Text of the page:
Micheal: Sure. I've always really had a strong affinity for the kidneys. They're just a very cool organ. The more you know about them.
Unfortunately, most people don't know a lot about the kidneys, but they really play a critical role in the body. Their main function, mostly people think about is to make urine and get rid of waste. Um, and that is a key function. If we're really focusing on what the kidneys overall role in the body is, it's really to maintain balance or homeostasis for the body.
And that balance is in the form of waste products, in the form of blood pressure, in the form of fluid chemistries acid-base, so really a lot of roles that intersect with a lot of different systems, all the different systems in the body, really. So, I've always been fascinated by the kidneys. I had great role models and mentors along the way that guided me into this specialty and continued to guide me, of course, as, as I continue to grow.
And I was very fortunate to be able to come and do my fellowship at the University of Michigan. I very much enjoyed my time here. Go blue! And when it came time to choose a career, I just couldn't think of any better place to, to continue my career than to work at the University of Michigan. Having been here for a number of years now, I really feel like I've grown up in that program.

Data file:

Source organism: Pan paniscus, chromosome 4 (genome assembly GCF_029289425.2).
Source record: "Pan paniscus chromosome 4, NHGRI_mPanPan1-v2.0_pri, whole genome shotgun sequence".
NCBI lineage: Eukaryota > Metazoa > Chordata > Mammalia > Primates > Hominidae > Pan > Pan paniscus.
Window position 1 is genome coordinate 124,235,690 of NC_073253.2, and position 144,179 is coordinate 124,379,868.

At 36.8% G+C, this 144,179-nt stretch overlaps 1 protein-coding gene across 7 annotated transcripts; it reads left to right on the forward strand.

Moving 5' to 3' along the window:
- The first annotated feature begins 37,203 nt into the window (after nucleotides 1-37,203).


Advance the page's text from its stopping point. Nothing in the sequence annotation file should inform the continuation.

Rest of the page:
And, uh, along the way, I've, I've, uh, become promoted to, uh, serving as the Clinical Chief of Nephrology. And it's really a great honor to be able to give back to the place that trained me and gave me my first opportunities. So, uh, I very much, uh, have enjoyed the journey so far.
Shireen: And so, your main area of research is acute kidney injury? What is the definition of acute kidney injury and what are the risk factors for this condition?